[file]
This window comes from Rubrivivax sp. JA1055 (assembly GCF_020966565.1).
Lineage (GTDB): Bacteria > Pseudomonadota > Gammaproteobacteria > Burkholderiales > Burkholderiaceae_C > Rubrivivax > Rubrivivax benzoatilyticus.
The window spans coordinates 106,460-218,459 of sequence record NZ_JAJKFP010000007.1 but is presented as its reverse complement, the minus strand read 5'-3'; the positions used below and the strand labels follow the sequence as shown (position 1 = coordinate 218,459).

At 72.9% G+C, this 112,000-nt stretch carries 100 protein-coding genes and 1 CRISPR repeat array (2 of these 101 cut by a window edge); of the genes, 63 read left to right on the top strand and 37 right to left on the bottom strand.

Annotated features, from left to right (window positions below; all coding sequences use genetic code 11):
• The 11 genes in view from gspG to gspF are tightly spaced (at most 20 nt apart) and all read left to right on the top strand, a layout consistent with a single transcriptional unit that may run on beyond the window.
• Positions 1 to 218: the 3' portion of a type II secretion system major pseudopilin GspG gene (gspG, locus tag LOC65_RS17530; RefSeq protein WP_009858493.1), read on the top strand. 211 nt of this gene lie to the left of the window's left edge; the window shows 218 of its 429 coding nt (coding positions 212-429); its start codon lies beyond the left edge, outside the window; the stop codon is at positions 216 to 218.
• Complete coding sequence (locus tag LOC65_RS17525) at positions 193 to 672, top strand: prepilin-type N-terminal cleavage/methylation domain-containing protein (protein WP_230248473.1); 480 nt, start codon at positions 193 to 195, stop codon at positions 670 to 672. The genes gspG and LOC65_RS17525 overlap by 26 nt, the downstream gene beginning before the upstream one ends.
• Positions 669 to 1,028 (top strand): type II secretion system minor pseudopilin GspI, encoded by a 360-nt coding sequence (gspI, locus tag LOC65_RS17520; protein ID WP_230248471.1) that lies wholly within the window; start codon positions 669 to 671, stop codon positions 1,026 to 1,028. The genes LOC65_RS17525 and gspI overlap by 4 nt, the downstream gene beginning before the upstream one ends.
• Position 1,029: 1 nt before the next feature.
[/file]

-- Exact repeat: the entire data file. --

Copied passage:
This window comes from Rubrivivax sp. JA1055 (assembly GCF_020966565.1).
Lineage (GTDB): Bacteria > Pseudomonadota > Gammaproteobacteria > Burkholderiales > Burkholderiaceae_C > Rubrivivax > Rubrivivax benzoatilyticus.
The window spans coordinates 106,460-218,459 of sequence record NZ_JAJKFP010000007.1 but is presented as its reverse complement, the minus strand read 5'-3'; the positions used below and the strand labels follow the sequence as shown (position 1 = coordinate 218,459).

At 72.9% G+C, this 112,000-nt stretch carries 100 protein-coding genes and 1 CRISPR repeat array (2 of these 101 cut by a window edge); of the genes, 63 read left to right on the top strand and 37 right to left on the bottom strand.

Annotated features, from left to right (window positions below; all coding sequences use genetic code 11):
• The 11 genes in view from gspG to gspF are tightly spaced (at most 20 nt apart) and all read left to right on the top strand, a layout consistent with a single transcriptional unit that may run on beyond the window.
• Positions 1 to 218: the 3' portion of a type II secretion system major pseudopilin GspG gene (gspG, locus tag LOC65_RS17530; RefSeq protein WP_009858493.1), read on the top strand. 211 nt of this gene lie to the left of the window's left edge; the window shows 218 of its 429 coding nt (coding positions 212-429); its start codon lies beyond the left edge, outside the window; the stop codon is at positions 216 to 218.
• Complete coding sequence (locus tag LOC65_RS17525) at positions 193 to 672, top strand: prepilin-type N-terminal cleavage/methylation domain-containing protein (protein WP_230248473.1); 480 nt, start codon at positions 193 to 195, stop codon at positions 670 to 672. The genes gspG and LOC65_RS17525 overlap by 26 nt, the downstream gene beginning before the upstream one ends.
• Positions 669 to 1,028 (top strand): type II secretion system minor pseudopilin GspI, encoded by a 360-nt coding sequence (gspI, locus tag LOC65_RS17520; protein ID WP_230248471.1) that lies wholly within the window; start codon positions 669 to 671, stop codon positions 1,026 to 1,028. The genes LOC65_RS17525 and gspI overlap by 4 nt, the downstream gene beginning before the upstream one ends.
• Position 1,029: 1 nt before the next feature.